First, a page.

Tailored Hospital Programs Improve Outcomes for Individuals with Intellectual Disabilities

New Study Shows Program Saves Money in Long Run

Roughly 1.2 million American adults have an intellectual disability (ID). People with ID tend to have complex medical needs and face barriers to high-quality healthcare. Medical providers are often unfamiliar with issues that accompany ID. These issues can include sensory impairment, behavioral challenges, medications, or lifestyle problems. To address these gaps in knowledge, some hospitals have implemented tailored programs to ease hospital stays for this population. A new study set out to evaluate whether hospital programs tailored to individuals with ID improves their outcomes. The research team specifically examined the length of stay, cost, and readmission rate for patients with and without a tailored program. Hospitals were classified as having a tailored program if they provided staff education, had specific patient coordinators, provided community outreach or had specific plans for inpatients with ID. Hospitals that did not have such measures were considered not to have a tailored program. The study’s authors accessed records for 6618 patients with ID between January 2010 and September 2018. They ultimately found that individuals treated at hospitals with tailored programs had significantly lower costs than patients treated in hospitals without the program. However, the patients had similar readmission rates and hospital lengths of stay. The research team suggests that cost reduction may be attributed to reduced challenges faced by individuals with ID when receiving healthcare services,  improving their experience with the medical system in general. The study concludes that there is a clear need for standards of care and comprehensive, competency-based provider education for treating this special population.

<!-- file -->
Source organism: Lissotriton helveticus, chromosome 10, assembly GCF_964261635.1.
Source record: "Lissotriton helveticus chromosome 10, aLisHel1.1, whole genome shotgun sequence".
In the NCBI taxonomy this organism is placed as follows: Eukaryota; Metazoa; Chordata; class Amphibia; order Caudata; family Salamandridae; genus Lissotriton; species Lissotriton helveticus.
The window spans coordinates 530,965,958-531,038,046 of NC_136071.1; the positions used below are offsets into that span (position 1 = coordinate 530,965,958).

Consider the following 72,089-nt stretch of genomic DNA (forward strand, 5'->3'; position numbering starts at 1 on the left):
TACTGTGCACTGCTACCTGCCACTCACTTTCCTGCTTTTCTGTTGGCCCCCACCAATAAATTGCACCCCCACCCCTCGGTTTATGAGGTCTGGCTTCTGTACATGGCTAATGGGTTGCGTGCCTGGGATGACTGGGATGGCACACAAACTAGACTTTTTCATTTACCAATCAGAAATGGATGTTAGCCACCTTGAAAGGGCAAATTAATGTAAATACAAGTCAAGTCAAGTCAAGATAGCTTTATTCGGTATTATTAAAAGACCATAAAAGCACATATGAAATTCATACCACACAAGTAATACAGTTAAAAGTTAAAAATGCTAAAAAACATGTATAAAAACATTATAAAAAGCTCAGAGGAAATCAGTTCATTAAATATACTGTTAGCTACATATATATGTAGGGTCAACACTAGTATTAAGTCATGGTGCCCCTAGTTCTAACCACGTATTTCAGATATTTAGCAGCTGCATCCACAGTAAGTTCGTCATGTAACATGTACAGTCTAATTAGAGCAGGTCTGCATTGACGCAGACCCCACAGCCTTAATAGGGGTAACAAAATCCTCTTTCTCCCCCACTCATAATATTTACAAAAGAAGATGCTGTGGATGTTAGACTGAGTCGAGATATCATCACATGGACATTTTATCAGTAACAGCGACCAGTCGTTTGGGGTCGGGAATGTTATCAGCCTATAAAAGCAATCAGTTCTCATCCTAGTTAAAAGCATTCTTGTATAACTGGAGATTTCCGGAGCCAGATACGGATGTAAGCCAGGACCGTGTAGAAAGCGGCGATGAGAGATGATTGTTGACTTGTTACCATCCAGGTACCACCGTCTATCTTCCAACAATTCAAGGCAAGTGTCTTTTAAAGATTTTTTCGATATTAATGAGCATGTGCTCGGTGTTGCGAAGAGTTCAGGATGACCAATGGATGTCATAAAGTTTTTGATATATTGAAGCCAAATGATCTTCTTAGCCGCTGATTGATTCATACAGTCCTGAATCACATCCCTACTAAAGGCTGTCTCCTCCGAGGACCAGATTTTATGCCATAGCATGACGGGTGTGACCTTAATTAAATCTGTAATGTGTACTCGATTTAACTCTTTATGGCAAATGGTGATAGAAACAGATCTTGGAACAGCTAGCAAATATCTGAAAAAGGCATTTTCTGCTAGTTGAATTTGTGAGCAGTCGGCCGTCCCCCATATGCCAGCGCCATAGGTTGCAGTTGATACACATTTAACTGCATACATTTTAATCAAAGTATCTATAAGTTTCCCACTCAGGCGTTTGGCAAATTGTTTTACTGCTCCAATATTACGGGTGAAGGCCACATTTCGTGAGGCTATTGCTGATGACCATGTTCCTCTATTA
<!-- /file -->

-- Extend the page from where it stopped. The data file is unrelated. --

Original Study

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